After work on Tuesday I returned to the Red-shouldered Hawks' nest on Louetta Road and I was rewarded with lots of action.
At first, both chicks were hidden from view. Then one stood up and moved to the edge of the nest.
It didn't take long to find out why.
When one of the parents flew over, both chicks got very excited.
The adult did a couple of low swoops over nearby trees and flew back with a small bird in its talons.
Rather than taking the prey to the nest, the adult carried it over to another tree. Through binoculars the dead bird looked like a young Red-bellied Woodpecker.
The adult then disappeared, presumably to eat its catch in peace.
Ten minutes later, the chicks got excited again when one of the parents landed on the nest.
Unfortunately, it was a false alarm as the adult hadn't brought any food.
After a couple of minutes, the adult lifted off and circled the nest and the surrounding trees.
Once more the hunt didn't take long and this time the adult brought its prey, another small bird, to the nest.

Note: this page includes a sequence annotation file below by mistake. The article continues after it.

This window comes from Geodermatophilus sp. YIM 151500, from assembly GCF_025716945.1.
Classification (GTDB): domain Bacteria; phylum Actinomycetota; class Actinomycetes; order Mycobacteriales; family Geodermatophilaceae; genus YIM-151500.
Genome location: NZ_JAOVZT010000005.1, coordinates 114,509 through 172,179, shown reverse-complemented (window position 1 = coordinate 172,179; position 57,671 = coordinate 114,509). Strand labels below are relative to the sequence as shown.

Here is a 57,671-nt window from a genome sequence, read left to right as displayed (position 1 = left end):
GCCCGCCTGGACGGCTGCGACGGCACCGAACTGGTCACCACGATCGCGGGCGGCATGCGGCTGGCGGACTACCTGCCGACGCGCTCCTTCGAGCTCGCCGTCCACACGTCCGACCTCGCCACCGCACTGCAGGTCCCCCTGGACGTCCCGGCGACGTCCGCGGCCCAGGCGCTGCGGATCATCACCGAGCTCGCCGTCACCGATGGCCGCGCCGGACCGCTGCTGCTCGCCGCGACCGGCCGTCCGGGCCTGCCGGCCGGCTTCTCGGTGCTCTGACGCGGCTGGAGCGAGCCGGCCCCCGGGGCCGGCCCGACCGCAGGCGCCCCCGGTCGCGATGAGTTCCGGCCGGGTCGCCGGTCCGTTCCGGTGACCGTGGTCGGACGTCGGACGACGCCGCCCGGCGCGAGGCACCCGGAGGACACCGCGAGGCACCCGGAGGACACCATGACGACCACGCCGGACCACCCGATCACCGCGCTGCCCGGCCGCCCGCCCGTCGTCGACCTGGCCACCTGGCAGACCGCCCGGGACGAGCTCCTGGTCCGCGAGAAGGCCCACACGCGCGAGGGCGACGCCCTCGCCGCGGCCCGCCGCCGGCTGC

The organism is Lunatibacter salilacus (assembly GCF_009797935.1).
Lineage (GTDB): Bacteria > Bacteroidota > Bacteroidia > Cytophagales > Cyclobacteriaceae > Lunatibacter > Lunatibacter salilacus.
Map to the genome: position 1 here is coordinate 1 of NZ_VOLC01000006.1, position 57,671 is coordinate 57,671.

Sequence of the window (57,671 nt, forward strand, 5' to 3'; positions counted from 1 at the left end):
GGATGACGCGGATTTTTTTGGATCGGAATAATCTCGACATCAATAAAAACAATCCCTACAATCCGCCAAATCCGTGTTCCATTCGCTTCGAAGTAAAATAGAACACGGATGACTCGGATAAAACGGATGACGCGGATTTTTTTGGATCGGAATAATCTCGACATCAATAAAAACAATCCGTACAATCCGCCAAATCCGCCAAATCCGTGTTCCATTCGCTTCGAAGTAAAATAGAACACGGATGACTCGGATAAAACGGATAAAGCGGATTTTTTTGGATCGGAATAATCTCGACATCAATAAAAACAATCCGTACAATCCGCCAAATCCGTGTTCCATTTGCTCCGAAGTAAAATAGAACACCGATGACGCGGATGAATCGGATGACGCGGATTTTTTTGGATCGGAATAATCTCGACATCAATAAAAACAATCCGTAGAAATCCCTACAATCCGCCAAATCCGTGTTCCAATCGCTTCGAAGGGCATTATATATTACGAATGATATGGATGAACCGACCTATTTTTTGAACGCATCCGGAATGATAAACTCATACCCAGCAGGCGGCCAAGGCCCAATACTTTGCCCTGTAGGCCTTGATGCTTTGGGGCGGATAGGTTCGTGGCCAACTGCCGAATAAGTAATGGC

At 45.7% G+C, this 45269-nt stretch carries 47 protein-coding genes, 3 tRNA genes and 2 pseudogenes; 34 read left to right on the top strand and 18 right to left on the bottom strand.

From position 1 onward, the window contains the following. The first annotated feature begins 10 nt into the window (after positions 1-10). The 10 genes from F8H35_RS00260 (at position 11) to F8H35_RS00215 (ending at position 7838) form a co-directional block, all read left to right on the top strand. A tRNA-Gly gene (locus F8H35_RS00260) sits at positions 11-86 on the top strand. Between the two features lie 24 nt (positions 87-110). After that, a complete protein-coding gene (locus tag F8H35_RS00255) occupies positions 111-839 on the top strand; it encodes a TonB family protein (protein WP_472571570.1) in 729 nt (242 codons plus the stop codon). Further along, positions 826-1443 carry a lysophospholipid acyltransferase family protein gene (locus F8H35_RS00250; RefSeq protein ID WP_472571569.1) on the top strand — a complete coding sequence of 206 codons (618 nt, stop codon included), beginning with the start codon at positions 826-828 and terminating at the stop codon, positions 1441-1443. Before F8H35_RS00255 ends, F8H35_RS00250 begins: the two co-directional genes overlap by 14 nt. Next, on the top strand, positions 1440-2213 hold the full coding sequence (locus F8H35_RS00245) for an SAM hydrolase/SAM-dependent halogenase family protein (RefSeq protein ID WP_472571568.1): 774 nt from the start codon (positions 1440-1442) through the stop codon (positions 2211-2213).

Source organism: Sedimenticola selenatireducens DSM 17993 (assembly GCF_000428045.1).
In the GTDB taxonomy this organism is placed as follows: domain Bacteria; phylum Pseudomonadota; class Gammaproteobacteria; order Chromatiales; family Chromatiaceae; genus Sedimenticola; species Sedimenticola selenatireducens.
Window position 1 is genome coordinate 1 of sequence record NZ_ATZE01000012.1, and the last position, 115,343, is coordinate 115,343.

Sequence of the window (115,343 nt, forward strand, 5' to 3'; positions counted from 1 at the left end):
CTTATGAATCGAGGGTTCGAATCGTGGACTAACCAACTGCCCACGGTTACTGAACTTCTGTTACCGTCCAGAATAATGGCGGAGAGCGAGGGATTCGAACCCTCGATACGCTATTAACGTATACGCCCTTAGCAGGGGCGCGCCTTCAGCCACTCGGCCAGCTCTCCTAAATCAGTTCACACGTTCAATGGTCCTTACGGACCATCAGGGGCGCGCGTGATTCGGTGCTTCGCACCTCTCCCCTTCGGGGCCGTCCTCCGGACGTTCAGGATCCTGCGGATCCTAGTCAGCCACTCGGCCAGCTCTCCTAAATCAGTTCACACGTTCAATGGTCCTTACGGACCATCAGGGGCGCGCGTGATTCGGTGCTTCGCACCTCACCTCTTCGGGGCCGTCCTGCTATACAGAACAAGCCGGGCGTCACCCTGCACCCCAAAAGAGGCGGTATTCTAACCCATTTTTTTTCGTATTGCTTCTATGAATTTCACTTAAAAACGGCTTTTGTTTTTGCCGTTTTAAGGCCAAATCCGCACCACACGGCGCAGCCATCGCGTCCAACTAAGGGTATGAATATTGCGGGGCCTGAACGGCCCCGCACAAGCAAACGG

From what I could see, it seemed that the parent tore open the prey and started feeding pieces to one of the chicks while the other chick - presumably the more precocious one - was left to fend for itself. It managed quite well.
Its paternal duties fulfilled, the adult flew off to rest in another tree, much to the concern of a pair of Blue Jays. The Jays harassed the hawk for several minutes, constantly flying onto nearby branches and squawking loudly at it.
The hawk seemed unperturbed and was still sitting in the tree when I left.
For a species that is said to prey mainly on small mammals and reptiles, these hawks were clearly no slouches at hunting birds: Two kills in less than ten minutes is remarkably proficient hunting by any standard.